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When did good governance become an “armageddon option”?

The price for Ruth Bader Ginsburg’s seat can’t be democracy itself.

Democratic presidential nominee Joe Biden speaks to reporters about the death of Supreme Court Justice Ruth Bader Ginsburg.
Drew Angerer/Getty Images

In his Sunday newsletter, Axios’s Mike Allen laid out “the Democrats’ armageddon option” in the fight over a new Supreme Court justice. Here it is (emphasis in the original):

Furious Democrats are considering total war — profound changes to two branches of government, and even adding stars to the flag — if Republicans jam through a Supreme Court nominee, then lose control of the Senate.

On the table: Adding Supreme Court justices ... eliminating the Senate’s 60-vote threshold to end filibusters ... and statehood for D.C. and Puerto Rico.

This is disturbing. Not that Democrats are considering these options, but that they’re being framed as “armageddon” and “total war.”

Statehood for Washington, DC, and Puerto Rico, for instance, isn’t a punishment Democrats could mete out against Republicans. Statehood for DC and Puerto Rico is the right thing to do because US citizens deserve political representation.

I’d make a similar argument for ending the filibuster; the Senate’s 60-vote threshold is a recent procedural anomaly that has made routine legislating functionally impossible, as I explained in this recent episode of The Weeds:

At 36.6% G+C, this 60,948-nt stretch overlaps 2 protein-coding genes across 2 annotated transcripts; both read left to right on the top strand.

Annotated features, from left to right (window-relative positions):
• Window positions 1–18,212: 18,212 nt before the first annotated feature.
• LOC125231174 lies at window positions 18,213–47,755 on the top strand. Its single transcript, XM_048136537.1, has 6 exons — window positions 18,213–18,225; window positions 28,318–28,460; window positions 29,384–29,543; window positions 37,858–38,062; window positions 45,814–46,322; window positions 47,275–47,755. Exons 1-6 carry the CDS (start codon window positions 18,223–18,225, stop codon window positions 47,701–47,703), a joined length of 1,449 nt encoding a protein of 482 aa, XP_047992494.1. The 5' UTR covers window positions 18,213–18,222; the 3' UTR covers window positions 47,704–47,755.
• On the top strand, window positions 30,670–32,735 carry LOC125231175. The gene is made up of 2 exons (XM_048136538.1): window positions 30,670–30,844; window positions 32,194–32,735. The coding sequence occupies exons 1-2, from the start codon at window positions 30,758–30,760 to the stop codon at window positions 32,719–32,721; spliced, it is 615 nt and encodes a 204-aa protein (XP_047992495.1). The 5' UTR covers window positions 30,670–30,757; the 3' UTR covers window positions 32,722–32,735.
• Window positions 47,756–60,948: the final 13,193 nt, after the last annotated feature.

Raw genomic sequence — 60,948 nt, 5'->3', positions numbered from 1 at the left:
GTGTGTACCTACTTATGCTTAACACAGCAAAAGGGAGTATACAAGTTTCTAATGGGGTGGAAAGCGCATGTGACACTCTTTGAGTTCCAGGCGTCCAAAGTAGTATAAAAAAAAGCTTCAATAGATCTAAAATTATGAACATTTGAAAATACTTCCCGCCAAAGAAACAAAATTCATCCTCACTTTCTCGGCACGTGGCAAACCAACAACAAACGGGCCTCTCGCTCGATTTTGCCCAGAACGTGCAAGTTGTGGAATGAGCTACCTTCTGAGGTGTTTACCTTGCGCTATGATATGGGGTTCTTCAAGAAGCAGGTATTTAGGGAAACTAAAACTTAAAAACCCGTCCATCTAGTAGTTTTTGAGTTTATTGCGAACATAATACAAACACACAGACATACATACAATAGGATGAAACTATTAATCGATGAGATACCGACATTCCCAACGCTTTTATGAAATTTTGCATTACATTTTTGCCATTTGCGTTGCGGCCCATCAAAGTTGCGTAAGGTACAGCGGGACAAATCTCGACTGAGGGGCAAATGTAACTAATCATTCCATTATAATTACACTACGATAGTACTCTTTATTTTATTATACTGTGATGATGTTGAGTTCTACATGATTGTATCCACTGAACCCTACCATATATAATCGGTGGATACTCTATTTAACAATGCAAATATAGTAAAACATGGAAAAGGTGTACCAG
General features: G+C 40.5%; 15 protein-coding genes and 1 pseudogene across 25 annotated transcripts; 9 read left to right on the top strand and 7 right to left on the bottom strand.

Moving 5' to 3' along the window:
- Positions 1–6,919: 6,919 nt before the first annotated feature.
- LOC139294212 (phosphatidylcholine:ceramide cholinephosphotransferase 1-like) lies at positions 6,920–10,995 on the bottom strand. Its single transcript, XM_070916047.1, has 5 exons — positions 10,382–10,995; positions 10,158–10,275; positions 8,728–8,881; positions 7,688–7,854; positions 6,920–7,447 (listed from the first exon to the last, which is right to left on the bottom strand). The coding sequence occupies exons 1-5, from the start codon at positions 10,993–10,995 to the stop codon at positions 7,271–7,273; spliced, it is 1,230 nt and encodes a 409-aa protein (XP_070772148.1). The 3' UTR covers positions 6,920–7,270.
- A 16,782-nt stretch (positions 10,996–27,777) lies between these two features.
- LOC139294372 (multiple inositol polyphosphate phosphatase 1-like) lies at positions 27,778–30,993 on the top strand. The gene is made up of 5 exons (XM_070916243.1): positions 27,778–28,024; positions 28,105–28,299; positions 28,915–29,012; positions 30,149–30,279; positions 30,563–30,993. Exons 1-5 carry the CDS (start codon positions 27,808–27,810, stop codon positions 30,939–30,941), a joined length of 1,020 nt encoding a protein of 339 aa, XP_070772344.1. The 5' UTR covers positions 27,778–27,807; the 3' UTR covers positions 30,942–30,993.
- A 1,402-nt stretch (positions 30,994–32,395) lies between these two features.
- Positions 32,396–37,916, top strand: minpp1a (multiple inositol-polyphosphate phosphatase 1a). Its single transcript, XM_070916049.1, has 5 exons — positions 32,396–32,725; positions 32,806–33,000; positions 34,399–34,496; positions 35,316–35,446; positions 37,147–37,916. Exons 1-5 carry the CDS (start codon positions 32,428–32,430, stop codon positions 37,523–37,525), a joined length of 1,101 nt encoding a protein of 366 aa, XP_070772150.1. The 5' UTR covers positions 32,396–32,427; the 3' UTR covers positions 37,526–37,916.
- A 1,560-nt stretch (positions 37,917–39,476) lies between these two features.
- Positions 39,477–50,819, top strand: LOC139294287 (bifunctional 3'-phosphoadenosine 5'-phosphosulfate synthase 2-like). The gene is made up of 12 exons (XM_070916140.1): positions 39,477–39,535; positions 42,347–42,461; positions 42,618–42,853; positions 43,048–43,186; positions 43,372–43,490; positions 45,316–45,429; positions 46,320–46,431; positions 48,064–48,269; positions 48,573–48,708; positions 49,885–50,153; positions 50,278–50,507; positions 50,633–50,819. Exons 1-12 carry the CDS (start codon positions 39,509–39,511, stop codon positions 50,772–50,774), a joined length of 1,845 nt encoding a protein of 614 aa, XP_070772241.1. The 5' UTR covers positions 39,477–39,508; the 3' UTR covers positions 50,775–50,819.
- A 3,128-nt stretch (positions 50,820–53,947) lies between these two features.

I’ll note, by the way, that Republicans ended the filibuster for Supreme Court nominees in 2017, just four years after Democrats ended the filibuster on non-Supreme Court judicial nominees, and executive branch appointees, in 2013.

It is a strange principle: Lifetime appointments to the Supreme Court can pass with 51 votes, but 60 votes are required for even the most inconsequential of legislative changes. Want to hand the Supreme Court to the right for a generation? You need a majority. Want to slightly increase fuel standards for light trucks? Supermajorities only, thanks.

Of the ideas Democrats are weighing, only adding justices to the Supreme Court should be seen as reprisal for Republicans jamming a replacement for Ruth Bader Ginsburg through the Senate mere weeks before the presidential election. Democrats are now considering court-packing because it’s an equal and opposite response to hardball moves Republicans have made to maximize their power on the Court. All the other policies, by contrast, were being seriously debated before Ginsburg’s death. Nothing about the Supreme Court vacancy, or what happens to it, changes the arguments for or against them.

I wouldn’t yet hazard a guess on how all this will play out. But here’s one outcome I fear: Democrats — in a desperate attempt to convince four Republicans to side with them in the Court nominee fight — trade away overdue reforms to enfranchise the disenfranchised; make the Senate a functional legislative body again; and solve the problems they’ve run for office promising to address. Or, even worse, they present those reforms as a political crisis, and then they both lose the Ginsburg fight and find that they’ve turned their own agenda toxic by presenting it as some kind of armageddon plan.

It would be a terrible mistake for Democrats to agree to not actually govern if they win the election. That would be a betrayal of their voters, and of their responsibilities.